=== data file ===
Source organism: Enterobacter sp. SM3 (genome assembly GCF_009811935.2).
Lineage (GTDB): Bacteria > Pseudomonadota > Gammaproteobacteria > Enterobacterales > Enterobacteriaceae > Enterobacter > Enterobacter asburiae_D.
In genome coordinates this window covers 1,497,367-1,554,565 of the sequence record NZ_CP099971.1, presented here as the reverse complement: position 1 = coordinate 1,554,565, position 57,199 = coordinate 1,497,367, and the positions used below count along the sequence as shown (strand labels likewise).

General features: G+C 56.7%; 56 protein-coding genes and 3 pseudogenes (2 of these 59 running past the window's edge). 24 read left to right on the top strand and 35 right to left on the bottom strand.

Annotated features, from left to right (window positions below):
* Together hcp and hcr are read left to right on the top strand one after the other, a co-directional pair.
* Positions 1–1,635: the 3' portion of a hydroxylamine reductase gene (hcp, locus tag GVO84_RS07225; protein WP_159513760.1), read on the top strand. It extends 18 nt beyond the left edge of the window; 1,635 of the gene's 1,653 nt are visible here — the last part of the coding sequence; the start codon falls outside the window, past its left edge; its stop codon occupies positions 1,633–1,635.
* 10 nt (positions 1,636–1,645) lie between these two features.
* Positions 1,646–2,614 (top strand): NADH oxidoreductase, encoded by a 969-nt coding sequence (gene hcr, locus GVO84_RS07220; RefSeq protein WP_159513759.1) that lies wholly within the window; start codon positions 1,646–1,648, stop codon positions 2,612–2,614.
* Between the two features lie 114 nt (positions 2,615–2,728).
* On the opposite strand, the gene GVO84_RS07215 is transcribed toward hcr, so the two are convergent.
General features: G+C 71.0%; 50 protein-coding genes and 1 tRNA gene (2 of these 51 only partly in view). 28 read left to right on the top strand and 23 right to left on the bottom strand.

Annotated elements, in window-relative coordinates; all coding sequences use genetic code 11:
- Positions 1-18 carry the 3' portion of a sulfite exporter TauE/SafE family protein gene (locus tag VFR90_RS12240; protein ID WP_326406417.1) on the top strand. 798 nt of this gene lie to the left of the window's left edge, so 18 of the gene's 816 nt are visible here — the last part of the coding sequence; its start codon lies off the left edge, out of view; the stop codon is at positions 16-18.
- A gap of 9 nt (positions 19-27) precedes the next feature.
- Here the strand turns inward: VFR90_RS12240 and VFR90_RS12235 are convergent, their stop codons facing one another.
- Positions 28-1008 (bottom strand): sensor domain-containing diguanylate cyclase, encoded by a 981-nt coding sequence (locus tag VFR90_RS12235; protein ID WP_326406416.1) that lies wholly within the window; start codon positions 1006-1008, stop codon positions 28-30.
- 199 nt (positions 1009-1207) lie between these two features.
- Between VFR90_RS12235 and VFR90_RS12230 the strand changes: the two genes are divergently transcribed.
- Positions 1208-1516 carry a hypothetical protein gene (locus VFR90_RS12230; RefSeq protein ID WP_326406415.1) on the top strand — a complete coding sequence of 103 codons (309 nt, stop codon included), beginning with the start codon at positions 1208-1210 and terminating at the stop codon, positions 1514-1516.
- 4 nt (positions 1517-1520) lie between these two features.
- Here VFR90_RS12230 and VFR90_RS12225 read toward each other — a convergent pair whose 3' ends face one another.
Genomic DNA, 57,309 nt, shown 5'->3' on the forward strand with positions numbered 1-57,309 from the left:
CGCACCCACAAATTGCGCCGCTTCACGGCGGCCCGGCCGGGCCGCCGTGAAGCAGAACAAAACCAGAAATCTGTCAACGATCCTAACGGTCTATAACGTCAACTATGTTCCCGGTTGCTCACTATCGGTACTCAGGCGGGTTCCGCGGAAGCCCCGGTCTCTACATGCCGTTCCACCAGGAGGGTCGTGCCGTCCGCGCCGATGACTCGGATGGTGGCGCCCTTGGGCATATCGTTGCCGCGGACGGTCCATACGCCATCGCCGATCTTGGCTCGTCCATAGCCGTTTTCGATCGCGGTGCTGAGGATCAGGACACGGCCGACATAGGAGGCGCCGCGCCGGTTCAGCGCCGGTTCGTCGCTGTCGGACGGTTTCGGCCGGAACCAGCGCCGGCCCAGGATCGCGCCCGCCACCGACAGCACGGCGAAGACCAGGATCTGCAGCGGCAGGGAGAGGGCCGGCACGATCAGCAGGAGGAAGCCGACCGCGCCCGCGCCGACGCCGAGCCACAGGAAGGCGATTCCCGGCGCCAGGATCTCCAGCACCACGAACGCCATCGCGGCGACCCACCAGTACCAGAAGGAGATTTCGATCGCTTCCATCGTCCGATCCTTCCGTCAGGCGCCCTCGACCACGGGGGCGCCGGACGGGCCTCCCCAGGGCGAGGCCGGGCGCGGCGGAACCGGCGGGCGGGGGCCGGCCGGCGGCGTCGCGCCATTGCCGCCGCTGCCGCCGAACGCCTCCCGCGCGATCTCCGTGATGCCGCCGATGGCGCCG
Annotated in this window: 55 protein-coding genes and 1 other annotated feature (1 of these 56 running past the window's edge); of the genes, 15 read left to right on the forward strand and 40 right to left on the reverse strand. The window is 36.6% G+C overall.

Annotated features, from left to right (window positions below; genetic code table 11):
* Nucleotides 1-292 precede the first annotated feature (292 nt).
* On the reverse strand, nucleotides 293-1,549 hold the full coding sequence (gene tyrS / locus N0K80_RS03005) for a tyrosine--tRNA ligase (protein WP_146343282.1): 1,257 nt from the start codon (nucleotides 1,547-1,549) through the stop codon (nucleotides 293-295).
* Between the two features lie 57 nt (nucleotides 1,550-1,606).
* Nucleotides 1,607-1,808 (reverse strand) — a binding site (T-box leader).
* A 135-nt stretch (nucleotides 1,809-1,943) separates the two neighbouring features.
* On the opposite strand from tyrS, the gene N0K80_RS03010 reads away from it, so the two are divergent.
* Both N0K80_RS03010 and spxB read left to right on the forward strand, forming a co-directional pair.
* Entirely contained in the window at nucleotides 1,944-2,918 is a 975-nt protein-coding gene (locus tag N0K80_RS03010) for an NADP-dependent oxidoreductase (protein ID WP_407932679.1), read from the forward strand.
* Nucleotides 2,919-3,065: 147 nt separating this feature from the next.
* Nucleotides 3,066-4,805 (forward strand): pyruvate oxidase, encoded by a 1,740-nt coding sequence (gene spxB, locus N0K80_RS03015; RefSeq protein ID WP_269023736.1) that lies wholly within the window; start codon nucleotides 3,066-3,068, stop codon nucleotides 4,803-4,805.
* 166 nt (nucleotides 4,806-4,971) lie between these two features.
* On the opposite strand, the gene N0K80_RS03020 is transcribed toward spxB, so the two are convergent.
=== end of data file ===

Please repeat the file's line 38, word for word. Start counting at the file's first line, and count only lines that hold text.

* On the opposite strand, the gene N0K80_RS03020 is transcribed toward spxB, so the two are convergent.